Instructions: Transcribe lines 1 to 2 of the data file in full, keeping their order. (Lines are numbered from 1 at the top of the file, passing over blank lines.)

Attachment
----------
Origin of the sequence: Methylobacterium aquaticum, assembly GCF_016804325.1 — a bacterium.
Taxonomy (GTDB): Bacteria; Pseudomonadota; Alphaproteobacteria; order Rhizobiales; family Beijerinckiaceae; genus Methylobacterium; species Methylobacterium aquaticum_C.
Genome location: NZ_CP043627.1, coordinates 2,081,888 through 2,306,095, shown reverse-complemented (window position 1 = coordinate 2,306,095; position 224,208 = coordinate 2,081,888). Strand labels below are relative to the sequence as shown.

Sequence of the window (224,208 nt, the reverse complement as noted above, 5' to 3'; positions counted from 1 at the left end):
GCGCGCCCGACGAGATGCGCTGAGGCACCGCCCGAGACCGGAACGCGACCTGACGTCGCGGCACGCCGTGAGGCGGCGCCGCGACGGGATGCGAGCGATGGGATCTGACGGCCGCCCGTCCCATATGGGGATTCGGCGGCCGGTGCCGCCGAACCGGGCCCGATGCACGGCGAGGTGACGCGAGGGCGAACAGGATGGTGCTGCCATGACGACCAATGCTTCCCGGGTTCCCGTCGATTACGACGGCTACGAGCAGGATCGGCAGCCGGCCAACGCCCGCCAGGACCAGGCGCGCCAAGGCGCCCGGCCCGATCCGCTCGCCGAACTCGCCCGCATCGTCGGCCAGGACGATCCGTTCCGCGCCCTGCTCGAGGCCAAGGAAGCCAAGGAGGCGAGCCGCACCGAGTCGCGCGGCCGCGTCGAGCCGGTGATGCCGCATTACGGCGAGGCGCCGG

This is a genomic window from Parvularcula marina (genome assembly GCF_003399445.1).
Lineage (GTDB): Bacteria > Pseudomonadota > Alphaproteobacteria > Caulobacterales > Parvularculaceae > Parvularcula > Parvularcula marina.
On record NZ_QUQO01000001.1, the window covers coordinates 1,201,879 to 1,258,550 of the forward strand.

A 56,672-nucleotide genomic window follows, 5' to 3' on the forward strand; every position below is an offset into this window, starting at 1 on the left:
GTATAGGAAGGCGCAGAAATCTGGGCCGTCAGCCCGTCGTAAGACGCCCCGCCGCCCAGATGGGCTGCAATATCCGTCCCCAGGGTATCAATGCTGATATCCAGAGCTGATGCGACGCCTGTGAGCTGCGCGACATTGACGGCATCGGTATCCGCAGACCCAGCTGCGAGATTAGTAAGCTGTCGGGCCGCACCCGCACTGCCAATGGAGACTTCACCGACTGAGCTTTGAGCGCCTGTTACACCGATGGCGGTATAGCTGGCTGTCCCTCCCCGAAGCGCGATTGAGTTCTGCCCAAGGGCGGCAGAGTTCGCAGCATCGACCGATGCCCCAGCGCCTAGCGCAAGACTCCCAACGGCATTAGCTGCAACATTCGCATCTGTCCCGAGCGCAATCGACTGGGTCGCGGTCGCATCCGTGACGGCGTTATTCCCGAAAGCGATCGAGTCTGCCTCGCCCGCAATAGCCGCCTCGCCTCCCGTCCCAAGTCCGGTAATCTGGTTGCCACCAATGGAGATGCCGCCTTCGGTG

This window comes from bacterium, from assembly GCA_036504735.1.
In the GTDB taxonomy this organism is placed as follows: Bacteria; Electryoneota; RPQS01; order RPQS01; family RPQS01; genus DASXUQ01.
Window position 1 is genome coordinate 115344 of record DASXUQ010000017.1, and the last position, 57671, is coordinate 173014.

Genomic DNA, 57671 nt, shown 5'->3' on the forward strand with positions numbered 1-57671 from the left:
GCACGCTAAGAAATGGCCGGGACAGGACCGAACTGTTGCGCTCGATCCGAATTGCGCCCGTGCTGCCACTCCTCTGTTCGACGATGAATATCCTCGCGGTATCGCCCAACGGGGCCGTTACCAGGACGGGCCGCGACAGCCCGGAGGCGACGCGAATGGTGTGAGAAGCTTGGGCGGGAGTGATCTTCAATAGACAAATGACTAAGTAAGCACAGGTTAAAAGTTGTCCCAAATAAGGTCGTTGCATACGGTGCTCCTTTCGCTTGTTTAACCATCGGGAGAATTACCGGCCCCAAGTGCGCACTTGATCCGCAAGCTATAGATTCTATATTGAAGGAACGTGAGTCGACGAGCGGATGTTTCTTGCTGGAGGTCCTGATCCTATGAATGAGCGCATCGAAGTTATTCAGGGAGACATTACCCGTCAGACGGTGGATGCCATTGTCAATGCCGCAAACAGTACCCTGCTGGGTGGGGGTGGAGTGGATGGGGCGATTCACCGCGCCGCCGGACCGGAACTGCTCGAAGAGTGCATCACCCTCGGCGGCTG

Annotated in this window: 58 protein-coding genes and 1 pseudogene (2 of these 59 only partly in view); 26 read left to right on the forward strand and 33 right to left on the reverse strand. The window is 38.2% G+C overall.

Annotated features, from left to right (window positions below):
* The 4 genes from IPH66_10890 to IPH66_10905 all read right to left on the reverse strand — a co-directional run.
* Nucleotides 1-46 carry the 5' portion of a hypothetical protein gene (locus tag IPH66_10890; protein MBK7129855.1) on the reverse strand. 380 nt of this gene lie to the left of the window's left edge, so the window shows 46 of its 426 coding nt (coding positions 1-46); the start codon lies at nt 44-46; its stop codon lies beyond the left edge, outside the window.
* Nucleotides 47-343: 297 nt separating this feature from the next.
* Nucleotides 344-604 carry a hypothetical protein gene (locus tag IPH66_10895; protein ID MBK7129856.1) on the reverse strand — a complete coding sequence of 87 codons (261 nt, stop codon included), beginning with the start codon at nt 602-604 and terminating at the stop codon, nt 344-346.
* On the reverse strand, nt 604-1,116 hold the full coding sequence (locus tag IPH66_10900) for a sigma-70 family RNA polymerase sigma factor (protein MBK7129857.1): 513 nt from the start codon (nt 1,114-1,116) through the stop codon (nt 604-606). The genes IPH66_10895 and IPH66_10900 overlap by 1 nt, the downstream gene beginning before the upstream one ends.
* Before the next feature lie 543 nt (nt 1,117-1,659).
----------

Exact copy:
Origin of the sequence: Methylobacterium aquaticum, assembly GCF_016804325.1 — a bacterium.
Taxonomy (GTDB): Bacteria; Pseudomonadota; Alphaproteobacteria; order Rhizobiales; family Beijerinckiaceae; genus Methylobacterium; species Methylobacterium aquaticum_C.